tapestry

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Art

Brimming with Lush Texture, Mixed-Media Tapestries by April Bey Envision an Afrofuturist World

May 5, 2022

Gabrielle Lawrence

“Your Failure is Not a Victory for Me” (2022), watercolor, graphite, acrylic paint, digitally printed/woven textiles, hand sewing, 110 x 72 inches. Image courtesy of April Bey and GAVLAK Los Angeles | Palm Beach. All images shared with permission

How do we get from where we are to where we want to be with all of these constructs in the way? How do we move forward if we are constantly having to fight back? The past rolls in like a fog and clogs conversations about tomorrow with despair.

April Bey, a Black, queer, mixed-media artist, reminds us that sometimes, in order to get free, we must transcend. Positioning herself within the Afro-futurist tradition, she works with a fictional universe called Atlantica. Atlantica is inspired by the alien stories her father used to tell her as a child to explain racial oppression in the Bahamas and the U.S. Now, based in Los Angeles, Bey uses Atlantica to construct the aesthetics of the future—a reality where Black people are free from the confines of white supremacy, capitalism, and colonialism.

As a Nassau, Bahamas native, Bey also incorporates the region’s tropical flora in her work. She positions the futurity of Black people in direct relationship to the environment, which can manifest as a physical landscape buzzing with harmonious texture, and draws on the legacy of Black art and literature that demonstrates how the natural world has always been part of Black liberation.

Her intricate stitching of Black people in grandeur also adds a layer of decadence to these stories that is reminiscent of African diasporic cuisine. Food seasoned over long periods of time or slow-cooked absorbs the depths of those flavors, and when tasted, envelops the palette. The process and attention to detail, alongside the historical and cultural knowledge, are the foundation.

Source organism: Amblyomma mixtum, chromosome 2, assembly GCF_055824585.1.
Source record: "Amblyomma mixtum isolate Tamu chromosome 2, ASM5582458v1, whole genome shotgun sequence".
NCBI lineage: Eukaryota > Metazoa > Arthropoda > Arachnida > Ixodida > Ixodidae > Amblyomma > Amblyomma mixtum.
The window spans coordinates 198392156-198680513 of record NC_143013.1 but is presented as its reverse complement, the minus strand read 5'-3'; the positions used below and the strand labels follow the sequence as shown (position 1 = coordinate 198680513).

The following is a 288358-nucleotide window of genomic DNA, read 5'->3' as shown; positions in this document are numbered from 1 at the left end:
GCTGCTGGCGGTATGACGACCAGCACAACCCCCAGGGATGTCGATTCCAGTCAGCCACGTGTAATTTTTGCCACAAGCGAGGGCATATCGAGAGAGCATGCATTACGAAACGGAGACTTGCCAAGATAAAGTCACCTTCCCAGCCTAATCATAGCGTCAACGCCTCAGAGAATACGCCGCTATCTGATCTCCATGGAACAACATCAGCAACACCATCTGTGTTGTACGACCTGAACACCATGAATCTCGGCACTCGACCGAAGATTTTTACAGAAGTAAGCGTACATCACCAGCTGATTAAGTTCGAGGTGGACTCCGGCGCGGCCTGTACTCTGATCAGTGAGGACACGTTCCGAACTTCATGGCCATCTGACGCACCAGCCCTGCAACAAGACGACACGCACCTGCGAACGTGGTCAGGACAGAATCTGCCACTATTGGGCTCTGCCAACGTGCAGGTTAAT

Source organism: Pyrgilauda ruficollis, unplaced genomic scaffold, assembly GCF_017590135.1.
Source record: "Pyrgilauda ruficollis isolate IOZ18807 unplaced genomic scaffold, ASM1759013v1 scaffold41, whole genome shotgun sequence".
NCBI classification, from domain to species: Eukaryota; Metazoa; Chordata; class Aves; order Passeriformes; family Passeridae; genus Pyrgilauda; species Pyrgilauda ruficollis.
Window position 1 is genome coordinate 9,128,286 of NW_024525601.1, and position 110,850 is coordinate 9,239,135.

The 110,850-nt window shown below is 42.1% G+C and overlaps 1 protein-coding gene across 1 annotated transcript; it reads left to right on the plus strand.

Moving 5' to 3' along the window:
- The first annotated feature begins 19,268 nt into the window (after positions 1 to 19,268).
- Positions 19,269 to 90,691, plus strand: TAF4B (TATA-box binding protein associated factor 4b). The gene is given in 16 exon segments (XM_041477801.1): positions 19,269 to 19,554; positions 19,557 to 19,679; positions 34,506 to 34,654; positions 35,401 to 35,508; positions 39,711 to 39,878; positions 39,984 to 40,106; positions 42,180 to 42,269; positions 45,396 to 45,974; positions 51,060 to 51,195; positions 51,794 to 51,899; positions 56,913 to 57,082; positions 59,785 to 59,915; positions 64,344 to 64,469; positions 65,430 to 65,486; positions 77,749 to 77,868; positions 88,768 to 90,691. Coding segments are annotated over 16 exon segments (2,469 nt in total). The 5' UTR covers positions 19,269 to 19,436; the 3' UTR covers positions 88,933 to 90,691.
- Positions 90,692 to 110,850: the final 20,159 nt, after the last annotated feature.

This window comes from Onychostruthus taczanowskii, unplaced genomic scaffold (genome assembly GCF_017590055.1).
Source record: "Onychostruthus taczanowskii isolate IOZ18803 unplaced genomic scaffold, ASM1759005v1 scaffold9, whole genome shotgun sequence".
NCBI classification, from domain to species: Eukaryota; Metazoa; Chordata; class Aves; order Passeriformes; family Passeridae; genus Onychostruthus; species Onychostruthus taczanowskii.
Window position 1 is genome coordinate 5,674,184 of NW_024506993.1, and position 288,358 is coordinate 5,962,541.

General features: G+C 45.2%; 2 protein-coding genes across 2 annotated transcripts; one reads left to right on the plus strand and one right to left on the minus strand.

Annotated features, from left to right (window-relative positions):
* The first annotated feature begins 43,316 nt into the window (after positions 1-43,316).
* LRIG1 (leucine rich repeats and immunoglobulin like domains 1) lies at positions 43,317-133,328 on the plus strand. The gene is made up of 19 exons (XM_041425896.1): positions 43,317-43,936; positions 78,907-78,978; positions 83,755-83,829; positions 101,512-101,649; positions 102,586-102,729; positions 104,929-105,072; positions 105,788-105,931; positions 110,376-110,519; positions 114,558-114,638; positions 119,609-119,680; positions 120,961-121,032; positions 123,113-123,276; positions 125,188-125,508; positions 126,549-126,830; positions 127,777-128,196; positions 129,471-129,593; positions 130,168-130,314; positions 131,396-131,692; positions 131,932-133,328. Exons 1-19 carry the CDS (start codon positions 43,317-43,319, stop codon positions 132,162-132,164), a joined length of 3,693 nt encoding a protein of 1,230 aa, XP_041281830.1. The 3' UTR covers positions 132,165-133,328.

“Don’t Think We’re Soft Because We’re Gracious” (2022), watercolor printed sherpa and sequins on canvas hand-sewn into faux fur, 45.5 x 57 inches. Image courtesy of April Bey and GAVLAK Los Angeles | Palm Beach

This work, like the environment and cuisine, is immersive. Sequins, eco-fur frames, wax fabric woven into large-scale blankets, and colorful patterns are enticing in their pleasure and vitality. The sense-heavy appeal helps transport the viewer beyond the visual and into the spirit of the body, connecting generations across space and time and planting the seeds of the future. Alexis Pauline Gumbs demonstrates this connection in an essay on combat breathing, which our ancestors used to claim their freedom in a world that would not acknowledge it, and Bey conjures this through-line in stirring pieces such as “Don’t Think We’re Soft Because We’re Gracious.”

Bey’s work adds to the long and transformative history of Black and queer people who have subverted power structures through futurity, love, and hybridity. And how fitting? For she knows that to be queer is to live in the future anyway.

You can catch the artist’s solo exhibition, Colonial Swag, at TERN Gallery until May 28 and follow her on Instagram for updates and to see close-ups of her works.

 

“Calathea Azul” (2022), woven textiles, sherpa textiles, resin, glitter on canvas, 24 x 24 inches. Image courtesy of April Bey and GAVLAK Los Angeles | Palm Beach

“I’m the One Selling the Records…They Comin to See ME” (2021), digitally woven tapestry, sherpa, canvas, metallic cord, glitter (currency), hand-sewing, epoxy resin on wood panel, 36 x 48 inches. Image courtesy of April Bey and GAVLAK Los Angeles | Palm Beach

“Fear No Man” (2022), digitally printed and woven blanket with hand-sewn “African” Chinese knockoff wax fabric, 80 x 60 inches. Image courtesy of April Bey and GAVLAK Los Angeles | Palm Beach

“Calathea Barrette” (2022), woven textiles, sherpa textiles, resin, glitter on canvas, 24 x 24 inches. Image courtesy of April Bey and GAVLAK Los Angeles | Palm Beach

“They Fine Pass Mami Wata” (2022), woven textiles, sherpa, metallic thread, resin, glitter on canvas, 24 x 24 inches. Image courtesy of April Bey and TERN Gallery

“You Toilet Paper Soft” (2022), woven textiles, sherpa, metallic thread, resin, glitter on canvas, 24 x 24 inches. Image courtesy of April Bey and TERN Gallery

 

 



Art Craft

Rainbow Tapestries by Judit Just Layer Cut and Woven Yarns into Textured Patches

March 31, 2022

Grace Ebert

All images © Judit Just, shared with permission